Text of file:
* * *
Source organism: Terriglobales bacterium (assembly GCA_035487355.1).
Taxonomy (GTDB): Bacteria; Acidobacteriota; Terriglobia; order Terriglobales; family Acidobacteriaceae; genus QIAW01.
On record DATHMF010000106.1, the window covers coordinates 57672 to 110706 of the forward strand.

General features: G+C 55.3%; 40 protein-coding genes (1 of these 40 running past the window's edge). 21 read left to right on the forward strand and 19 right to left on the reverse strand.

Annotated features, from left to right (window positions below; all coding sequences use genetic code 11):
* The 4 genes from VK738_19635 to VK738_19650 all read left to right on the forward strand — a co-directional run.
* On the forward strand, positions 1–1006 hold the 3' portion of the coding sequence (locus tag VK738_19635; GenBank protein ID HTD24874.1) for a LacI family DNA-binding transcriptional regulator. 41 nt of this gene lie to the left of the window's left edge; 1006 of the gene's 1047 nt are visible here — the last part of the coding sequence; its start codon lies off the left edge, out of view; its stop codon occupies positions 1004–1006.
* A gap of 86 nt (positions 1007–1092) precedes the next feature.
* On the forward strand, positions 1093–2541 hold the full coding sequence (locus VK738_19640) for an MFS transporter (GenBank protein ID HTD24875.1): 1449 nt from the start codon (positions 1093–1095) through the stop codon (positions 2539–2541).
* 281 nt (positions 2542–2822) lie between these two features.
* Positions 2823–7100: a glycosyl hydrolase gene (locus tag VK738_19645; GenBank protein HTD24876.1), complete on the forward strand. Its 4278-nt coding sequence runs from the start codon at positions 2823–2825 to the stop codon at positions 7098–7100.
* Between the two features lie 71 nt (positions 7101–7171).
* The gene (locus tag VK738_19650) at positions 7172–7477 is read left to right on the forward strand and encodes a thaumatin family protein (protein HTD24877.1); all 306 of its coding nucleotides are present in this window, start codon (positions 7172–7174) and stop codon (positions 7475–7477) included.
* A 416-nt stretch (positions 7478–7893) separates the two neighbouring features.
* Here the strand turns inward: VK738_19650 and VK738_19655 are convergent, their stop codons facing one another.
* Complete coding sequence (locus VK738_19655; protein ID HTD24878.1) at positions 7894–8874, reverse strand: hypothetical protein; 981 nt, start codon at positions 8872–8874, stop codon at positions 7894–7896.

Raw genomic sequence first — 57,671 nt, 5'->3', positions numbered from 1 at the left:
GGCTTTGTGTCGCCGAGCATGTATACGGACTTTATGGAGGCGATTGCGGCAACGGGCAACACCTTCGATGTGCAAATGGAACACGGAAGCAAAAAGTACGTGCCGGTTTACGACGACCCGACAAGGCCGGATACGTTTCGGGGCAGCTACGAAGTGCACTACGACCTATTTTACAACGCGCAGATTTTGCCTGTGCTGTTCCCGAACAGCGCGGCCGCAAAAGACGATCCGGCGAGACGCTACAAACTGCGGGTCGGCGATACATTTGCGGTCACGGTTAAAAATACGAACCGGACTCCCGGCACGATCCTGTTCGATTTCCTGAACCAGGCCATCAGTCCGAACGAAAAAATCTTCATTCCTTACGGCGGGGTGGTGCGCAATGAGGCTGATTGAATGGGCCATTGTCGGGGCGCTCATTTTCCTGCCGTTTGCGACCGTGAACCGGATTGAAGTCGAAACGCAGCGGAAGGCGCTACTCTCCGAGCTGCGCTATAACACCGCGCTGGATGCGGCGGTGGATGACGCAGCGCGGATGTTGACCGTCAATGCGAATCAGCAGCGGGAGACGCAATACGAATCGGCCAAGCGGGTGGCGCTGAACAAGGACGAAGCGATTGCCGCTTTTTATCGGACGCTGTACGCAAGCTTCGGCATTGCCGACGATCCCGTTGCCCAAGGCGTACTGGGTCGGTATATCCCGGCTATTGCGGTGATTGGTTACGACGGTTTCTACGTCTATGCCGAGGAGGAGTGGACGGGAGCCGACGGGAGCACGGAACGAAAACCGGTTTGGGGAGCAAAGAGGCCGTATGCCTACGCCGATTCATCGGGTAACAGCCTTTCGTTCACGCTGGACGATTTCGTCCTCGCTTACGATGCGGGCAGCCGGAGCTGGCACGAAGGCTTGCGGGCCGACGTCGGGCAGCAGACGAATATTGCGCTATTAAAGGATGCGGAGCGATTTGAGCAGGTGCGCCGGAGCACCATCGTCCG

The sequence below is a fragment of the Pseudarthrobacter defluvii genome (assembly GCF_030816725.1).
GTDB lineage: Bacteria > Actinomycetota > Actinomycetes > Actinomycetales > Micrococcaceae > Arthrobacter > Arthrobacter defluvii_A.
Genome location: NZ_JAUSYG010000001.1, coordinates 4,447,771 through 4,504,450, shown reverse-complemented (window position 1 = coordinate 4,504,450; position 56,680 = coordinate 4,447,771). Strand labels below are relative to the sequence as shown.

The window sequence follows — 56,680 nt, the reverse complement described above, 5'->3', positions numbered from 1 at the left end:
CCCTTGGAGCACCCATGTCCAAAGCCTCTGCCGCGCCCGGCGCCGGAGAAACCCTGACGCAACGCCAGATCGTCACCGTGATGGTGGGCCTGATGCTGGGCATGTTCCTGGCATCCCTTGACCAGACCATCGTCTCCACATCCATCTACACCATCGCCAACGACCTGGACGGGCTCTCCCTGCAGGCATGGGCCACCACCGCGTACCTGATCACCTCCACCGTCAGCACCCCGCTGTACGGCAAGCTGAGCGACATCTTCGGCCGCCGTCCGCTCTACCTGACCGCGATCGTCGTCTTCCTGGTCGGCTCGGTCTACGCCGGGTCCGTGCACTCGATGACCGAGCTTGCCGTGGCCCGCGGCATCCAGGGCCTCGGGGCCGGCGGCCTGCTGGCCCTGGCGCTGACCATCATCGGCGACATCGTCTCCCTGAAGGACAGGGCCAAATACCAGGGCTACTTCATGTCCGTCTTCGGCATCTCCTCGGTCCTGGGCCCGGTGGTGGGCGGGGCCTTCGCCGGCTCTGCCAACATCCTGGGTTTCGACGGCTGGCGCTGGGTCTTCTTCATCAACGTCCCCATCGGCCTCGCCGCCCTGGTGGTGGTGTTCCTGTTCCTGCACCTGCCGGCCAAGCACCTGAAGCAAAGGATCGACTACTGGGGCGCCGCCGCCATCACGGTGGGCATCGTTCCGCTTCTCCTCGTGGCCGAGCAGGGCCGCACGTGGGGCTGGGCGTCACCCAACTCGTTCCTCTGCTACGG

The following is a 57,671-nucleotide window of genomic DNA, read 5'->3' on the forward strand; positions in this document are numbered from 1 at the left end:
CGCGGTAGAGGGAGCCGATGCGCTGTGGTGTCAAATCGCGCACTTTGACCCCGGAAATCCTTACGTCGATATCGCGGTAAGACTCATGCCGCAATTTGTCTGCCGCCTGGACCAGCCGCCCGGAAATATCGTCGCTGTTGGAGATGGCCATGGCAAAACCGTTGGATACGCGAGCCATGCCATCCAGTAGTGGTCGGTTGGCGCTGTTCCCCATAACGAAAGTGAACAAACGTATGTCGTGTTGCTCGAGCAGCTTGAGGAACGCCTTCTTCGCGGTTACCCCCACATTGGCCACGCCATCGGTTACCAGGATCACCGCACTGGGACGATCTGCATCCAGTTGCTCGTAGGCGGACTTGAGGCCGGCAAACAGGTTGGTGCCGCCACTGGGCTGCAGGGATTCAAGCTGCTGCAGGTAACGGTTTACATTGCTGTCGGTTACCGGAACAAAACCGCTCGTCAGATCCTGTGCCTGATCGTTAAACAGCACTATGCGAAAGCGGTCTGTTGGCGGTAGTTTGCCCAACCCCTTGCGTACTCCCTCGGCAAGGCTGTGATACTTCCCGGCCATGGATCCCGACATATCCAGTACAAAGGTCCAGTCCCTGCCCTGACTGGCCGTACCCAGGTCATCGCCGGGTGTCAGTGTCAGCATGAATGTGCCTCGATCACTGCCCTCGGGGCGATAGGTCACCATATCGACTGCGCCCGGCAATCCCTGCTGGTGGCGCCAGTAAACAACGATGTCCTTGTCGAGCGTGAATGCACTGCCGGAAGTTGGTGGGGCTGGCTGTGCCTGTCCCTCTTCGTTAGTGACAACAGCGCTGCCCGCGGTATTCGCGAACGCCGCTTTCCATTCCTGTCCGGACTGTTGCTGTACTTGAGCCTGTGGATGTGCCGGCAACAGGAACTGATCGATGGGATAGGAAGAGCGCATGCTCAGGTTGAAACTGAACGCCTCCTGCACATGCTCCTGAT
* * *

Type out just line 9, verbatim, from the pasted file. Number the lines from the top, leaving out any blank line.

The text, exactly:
* On the forward strand, positions 1093–2541 hold the full coding sequence (locus VK738_19640) for an MFS transporter (GenBank protein ID HTD24875.1): 1449 nt from the start codon (positions 1093–1095) through the stop codon (positions 2539–2541).